Worldwide, over 15,000 species are threatened by extinction, and the loggerhead sea turtle is no exception. Once the mysteries surrounding some of the species behavior are resolved, more effective conservation programs can be developed to facilitate their protection. The case of the loggerhead sea turtle is particularly interesting: Why do they migrate for several thousands of kilometers to eventually come back to their place of birth for reproduction after roughly 25 years?
To address this question, a group of evolutionary biologists from GEOMAR Helmholtz Centre for Ocean Research Kiel focused on the world's third largest nesting population of the loggerhead sea turtle which is found in the archipelago of Cape Verde. Despite the fact that the species is protected, the number of nesting turtles has been decreasing rapidly due to the slaughter of turtles for their meat, marine pollution, coastal development in nesting areas and fisheries by-catch. Hence, the loggerhead turtle has the "endangered" status on the Red List of Threatened Species (IUCN 2012).
The archipelago of Cape Verde is composed of numerous islands where turtles can be observed. In this study, GEOMAR scientists collected tiny skin samples from turtles on four different islands of the archipelago for analysis. Using multiple genetic tools, the scientists found that Cape Verdean female loggerheads not only return to Cape Verde to breed but also that they show a remarkably accurate philopatric (returning to reproduce at the place of birth) behavior of a couple tens of kilometers: "It was fascinating to demonstrate that most female turtles actually return to the exact island where they were born", said lead author Victor Stiebens.
This outstanding behavior has some advantages for the turtles. The study found that a certain region in the turtle's genome is responsible for fighting parasites and diseases, the so-called major histocompatibility complex. "Indeed, the study shows that turtles nesting at the most distant islands of the archipelago have different sets of these genes, providing the right genetic make-up to pass to the offspring to fight off the local parasite fauna present in that specific place", explains senior author Dr. Christophe Eizaguirre.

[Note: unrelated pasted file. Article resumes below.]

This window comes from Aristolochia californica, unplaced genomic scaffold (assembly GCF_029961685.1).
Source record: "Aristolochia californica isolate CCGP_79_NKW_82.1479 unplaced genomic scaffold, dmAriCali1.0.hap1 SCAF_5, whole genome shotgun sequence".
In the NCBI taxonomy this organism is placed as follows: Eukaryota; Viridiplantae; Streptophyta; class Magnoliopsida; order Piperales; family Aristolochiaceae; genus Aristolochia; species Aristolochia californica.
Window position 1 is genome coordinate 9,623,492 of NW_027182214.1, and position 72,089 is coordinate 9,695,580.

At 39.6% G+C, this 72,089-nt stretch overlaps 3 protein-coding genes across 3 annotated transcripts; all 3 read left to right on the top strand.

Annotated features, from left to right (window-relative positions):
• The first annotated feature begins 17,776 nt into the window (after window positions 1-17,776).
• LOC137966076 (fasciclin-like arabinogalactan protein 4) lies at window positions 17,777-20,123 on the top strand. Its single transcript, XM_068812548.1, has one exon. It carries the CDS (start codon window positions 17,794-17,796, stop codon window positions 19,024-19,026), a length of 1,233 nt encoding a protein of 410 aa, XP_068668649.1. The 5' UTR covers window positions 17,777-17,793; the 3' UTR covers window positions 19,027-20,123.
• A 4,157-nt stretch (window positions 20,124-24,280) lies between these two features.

At the same time, always returning to the same island may have detrimental effects for species with small population sizes since it may lead to mating with relatives, i.e. inbreeding. However, it was rather interesting that in this study, the scientists were able to show that males counteract this inbreeding risk by being less selective in choosing their mating places. "Males seem to look for females over large regions of the archipelago, whereas females are more faithful to their place of birth to mate" reports Victor Stiebens. "These gender-specific behaviors assure genetic transfer between the nesting islands but also the existence of genes needed in these local environments" says Dr. Eizaguirre.
The conclusions of the study show that returning home to reproduce gives individuals an additional advantage to fight off parasites and diseases, and may thus add a piece to the puzzle of the intriguing journey of marine turtles. "From a conservation perspective, the results suggest that it is very important to not lose any of the nesting colonies as each singular location provides important genetic adaptation for the survival of the entire population in the case of major biotic/abiotic changes in a globally changing environment", says Dr. Eizaguirre.
Stiebens, V. A., Merino S. E. , Roder C., Chain F. J. J., Lee P. L. M., Eizaguirre C. (2013): Living on the edge: how philopatry maintains adaptive potential. Proceedings of the Royal Society B: Biological Sciences. http://dx.doi.org/10.1098/rspb.2013.0305
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